That article further explains that though speed, vehicle weight, tyre pressure and original smoothness of the road do have an impact. It’s still inevitable that wheels passing over a granular road WILL cause ripples.
So basically, corrugations are unavoidable.
What precautions do you need to take
Prior to this trip, the longest gravel road I’d driven on was probably less than 100km long. That’s no problem for almost any regular car; but once you add hundreds of kilometres to the journey, a loaded vehicle and often towing a van or trailer, you need to make sure you’re properly prepared for the trip.
Make sure your car is in good condition
Of course you should have your vehicle serviced prior to a big trip but also, pay particular attention to your suspension and tyres.
I’ve seen it recommended that if your vehicle has the stock suspension that originally came on the vehicle or is old, that you should look at upgrading to a suspension system that is more suited to the constant corrugations. And good quality tyres with plenty of tread still on them.
Reduce your tyre pressure by about 20%. Softer tyres will give you better traction to the gravel road but don’t forget to also lower your speed accordingly.
Drive to the conditions
We decided to drive in high range 4WD most of the time as felt that this gave us better traction and control.
While some roads were so good we flew along at 100km/hr it was important to remain vigilant of any upcoming corners, dips in the road or animals on the side of the road as slowing down quickly is a lot trickier on gravel.
And slow down for oncoming traffic. Everyone is out to have a good time so they don’t need a smashed windscreen from the stone you flicked up from going too fast.
Of course you’ll have a spare wheel (and wheel changing tools), but also think of those other ‘spares’ you may need if you become stranded. Extra fuel, oil, tools, coolant, water, a second spare or a puncture repair kit.
For more guidance on driving outback roads, check out Gary’s comprehensive Beginner’s Guide to Outback Vehicle Preparation.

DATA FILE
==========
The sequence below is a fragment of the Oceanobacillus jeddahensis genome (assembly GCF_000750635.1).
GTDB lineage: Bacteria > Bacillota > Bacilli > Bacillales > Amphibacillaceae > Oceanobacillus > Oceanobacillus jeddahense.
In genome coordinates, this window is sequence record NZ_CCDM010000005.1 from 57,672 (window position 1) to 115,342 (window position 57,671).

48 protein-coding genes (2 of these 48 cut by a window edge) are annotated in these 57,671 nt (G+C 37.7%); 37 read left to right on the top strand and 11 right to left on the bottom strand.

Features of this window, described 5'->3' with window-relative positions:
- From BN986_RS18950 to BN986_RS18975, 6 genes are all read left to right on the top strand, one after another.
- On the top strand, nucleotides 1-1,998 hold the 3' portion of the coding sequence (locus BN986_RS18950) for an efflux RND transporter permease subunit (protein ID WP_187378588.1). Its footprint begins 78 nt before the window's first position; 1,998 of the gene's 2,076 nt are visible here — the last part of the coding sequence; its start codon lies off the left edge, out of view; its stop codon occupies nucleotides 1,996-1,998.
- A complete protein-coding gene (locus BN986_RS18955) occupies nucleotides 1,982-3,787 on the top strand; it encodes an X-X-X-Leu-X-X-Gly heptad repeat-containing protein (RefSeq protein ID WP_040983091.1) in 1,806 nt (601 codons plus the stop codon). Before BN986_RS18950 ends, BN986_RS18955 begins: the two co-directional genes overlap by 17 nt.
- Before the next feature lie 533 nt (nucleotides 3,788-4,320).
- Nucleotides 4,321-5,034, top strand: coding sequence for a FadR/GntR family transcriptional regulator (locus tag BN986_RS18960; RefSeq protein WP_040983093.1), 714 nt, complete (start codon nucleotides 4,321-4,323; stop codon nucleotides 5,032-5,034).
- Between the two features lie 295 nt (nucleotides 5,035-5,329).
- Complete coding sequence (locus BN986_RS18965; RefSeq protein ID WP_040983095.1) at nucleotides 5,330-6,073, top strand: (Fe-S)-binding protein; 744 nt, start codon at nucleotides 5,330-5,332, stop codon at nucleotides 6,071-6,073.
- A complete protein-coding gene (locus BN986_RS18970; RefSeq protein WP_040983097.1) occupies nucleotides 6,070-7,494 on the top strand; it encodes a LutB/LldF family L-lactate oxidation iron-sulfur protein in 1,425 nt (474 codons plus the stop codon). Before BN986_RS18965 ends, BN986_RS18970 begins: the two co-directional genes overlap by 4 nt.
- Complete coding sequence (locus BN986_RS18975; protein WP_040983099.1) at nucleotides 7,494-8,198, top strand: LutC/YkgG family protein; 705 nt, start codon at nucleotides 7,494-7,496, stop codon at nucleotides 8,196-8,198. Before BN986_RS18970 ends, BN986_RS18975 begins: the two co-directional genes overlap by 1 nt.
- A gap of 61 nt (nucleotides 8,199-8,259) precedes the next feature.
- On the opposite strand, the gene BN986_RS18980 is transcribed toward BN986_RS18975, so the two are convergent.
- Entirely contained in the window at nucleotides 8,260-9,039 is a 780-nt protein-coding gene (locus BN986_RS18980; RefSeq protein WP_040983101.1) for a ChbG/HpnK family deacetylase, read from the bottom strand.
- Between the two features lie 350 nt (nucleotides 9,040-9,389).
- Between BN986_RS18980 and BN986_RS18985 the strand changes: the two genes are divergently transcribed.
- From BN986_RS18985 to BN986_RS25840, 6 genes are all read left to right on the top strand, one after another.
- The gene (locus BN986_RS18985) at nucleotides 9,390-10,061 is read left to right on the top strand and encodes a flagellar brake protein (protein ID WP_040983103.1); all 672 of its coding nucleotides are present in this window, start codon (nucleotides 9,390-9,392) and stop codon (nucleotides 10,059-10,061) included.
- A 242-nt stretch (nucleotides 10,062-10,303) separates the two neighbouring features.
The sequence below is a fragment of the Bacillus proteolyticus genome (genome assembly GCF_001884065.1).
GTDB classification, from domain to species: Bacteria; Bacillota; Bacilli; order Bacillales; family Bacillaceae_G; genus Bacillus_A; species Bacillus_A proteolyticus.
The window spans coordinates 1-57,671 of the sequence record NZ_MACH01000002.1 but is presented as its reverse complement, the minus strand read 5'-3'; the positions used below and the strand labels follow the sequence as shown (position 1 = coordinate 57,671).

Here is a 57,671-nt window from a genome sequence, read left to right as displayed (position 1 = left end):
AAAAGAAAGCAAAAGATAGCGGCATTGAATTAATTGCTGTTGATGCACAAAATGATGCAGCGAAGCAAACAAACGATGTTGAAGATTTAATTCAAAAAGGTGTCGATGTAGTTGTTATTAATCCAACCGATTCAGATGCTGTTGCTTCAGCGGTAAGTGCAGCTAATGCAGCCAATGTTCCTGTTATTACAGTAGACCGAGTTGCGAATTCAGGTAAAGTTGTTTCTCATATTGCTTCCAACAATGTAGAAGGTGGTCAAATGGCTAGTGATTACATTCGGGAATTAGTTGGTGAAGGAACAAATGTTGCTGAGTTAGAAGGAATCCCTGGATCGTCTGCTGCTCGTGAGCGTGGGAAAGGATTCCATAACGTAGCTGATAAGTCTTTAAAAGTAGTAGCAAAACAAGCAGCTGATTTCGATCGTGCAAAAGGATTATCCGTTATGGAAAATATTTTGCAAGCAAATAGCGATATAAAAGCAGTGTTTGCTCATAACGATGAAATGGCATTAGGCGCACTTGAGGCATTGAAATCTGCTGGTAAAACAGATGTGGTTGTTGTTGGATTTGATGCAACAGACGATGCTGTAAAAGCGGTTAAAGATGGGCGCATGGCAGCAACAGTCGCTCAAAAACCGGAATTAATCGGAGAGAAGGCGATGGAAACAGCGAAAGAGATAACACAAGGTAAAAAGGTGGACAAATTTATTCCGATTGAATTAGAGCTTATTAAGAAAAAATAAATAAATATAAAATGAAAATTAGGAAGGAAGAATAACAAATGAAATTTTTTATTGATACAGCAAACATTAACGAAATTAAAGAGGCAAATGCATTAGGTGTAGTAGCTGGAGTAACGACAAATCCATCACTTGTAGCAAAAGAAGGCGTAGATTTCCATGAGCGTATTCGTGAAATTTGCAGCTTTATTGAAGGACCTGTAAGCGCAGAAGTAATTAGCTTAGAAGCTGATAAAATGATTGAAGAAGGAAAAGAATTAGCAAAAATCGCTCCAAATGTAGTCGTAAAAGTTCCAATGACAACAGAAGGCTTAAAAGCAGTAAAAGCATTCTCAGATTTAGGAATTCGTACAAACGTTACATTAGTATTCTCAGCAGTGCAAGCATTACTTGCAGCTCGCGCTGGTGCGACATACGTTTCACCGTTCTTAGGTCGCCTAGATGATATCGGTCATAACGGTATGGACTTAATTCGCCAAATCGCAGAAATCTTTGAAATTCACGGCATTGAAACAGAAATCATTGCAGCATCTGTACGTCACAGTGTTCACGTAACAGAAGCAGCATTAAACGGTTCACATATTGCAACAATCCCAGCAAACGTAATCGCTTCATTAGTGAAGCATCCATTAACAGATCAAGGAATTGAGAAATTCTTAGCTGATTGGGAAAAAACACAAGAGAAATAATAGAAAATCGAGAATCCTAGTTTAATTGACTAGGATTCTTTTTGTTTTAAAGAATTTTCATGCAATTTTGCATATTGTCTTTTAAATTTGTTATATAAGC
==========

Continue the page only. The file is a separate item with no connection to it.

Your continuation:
Planning your Trip
Ignore google maps! Well, don’t completely ignore them, but do ignore their travel times on dirt roads. Those times are based on travelling at just 30km/hr, but the condition of many unsealed roads are so good that you can sometimes drive up to 110km/hr.
Being unsealed roads, they are subject to being closed (or restricted to 4WD only) during and after rains. So check with the local authority beforehand, especially in the rainy season.
Make sure you’ve got plenty of drinking water and food for everyone in your vehicle.
And most importantly, consider your communication needs. Will your mobile phone work all the way out in the middle of nowhere (very likely NOT), do you have a UHF (do you know how to use it), a satellite phone or a Personal Locator Beacon (PLB).
The Plan is to Still Take These Roads
I’ve mentioned elsewhere on the blog that we’re intending to buy a caravan. I’d love it if we could afford a nice little off-road caravan so that we could still take these roads. But then we’d also need a bigger vehicle to tow a heavier off-road caravan… and that ain’t happening for a while yet.
So instead, on any roads that we can’t take a caravan on, our intention is to leave the caravan behind and take a rooftop tent to those remote places. It’s not ideal because we’ll have to come back for the caravan. (Our situation is different to many though, we plan on living in our caravan full-time so heading off with just a roof top tent for a couple of weeks will be like a holiday for us. And returning ‘home’ to our caravan will be just like most people returning to their normal homes.)
Even though we ended up on these dusty back roads by mistake, I will now actually seek them out.
Do you like the dusty back roads of Australia?